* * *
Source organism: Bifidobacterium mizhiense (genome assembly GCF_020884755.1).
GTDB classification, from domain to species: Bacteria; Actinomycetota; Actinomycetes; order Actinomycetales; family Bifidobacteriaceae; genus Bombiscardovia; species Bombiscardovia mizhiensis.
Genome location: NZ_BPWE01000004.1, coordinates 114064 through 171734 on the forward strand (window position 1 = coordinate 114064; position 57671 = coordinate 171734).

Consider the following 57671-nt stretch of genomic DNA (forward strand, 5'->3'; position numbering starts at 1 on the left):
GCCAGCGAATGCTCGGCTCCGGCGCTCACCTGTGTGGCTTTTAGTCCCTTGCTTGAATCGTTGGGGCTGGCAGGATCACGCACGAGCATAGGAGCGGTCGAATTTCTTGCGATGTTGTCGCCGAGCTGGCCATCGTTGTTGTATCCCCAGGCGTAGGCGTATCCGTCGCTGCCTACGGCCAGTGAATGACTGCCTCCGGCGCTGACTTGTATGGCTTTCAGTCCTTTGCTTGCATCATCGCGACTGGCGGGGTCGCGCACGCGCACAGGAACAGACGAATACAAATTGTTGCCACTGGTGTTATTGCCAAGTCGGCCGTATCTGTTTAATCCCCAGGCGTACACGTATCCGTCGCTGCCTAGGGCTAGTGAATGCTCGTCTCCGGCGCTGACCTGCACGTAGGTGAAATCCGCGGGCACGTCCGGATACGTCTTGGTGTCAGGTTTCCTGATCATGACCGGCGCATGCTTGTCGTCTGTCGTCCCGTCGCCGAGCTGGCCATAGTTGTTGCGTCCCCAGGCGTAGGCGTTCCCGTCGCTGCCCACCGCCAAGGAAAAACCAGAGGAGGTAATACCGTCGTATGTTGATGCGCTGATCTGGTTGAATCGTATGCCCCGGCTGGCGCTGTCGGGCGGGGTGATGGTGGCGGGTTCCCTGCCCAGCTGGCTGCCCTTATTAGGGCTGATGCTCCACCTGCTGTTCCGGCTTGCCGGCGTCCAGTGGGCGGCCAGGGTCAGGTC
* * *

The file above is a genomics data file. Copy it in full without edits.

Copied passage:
Source organism: Bifidobacterium mizhiense (genome assembly GCF_020884755.1).
GTDB classification, from domain to species: Bacteria; Actinomycetota; Actinomycetes; order Actinomycetales; family Bifidobacteriaceae; genus Bombiscardovia; species Bombiscardovia mizhiensis.
Genome location: NZ_BPWE01000004.1, coordinates 114064 through 171734 on the forward strand (window position 1 = coordinate 114064; position 57671 = coordinate 171734).

Consider the following 57671-nt stretch of genomic DNA (forward strand, 5'->3'; position numbering starts at 1 on the left):
GCCAGCGAATGCTCGGCTCCGGCGCTCACCTGTGTGGCTTTTAGTCCCTTGCTTGAATCGTTGGGGCTGGCAGGATCACGCACGAGCATAGGAGCGGTCGAATTTCTTGCGATGTTGTCGCCGAGCTGGCCATCGTTGTTGTATCCCCAGGCGTAGGCGTATCCGTCGCTGCCTACGGCCAGTGAATGACTGCCTCCGGCGCTGACTTGTATGGCTTTCAGTCCTTTGCTTGCATCATCGCGACTGGCGGGGTCGCGCACGCGCACAGGAACAGACGAATACAAATTGTTGCCACTGGTGTTATTGCCAAGTCGGCCGTATCTGTTTAATCCCCAGGCGTACACGTATCCGTCGCTGCCTAGGGCTAGTGAATGCTCGTCTCCGGCGCTGACCTGCACGTAGGTGAAATCCGCGGGCACGTCCGGATACGTCTTGGTGTCAGGTTTCCTGATCATGACCGGCGCATGCTTGTCGTCTGTCGTCCCGTCGCCGAGCTGGCCATAGTTGTTGCGTCCCCAGGCGTAGGCGTTCCCGTCGCTGCCCACCGCCAAGGAAAAACCAGAGGAGGTAATACCGTCGTATGTTGATGCGCTGATCTGGTTGAATCGTATGCCCCGGCTGGCGCTGTCGGGCGGGGTGATGGTGGCGGGTTCCCTGCCCAGCTGGCTGCCCTTATTAGGGCTGATGCTCCACCTGCTGTTCCGGCTTGCCGGCGTCCAGTGGGCGGCCAGGGTCAGGTC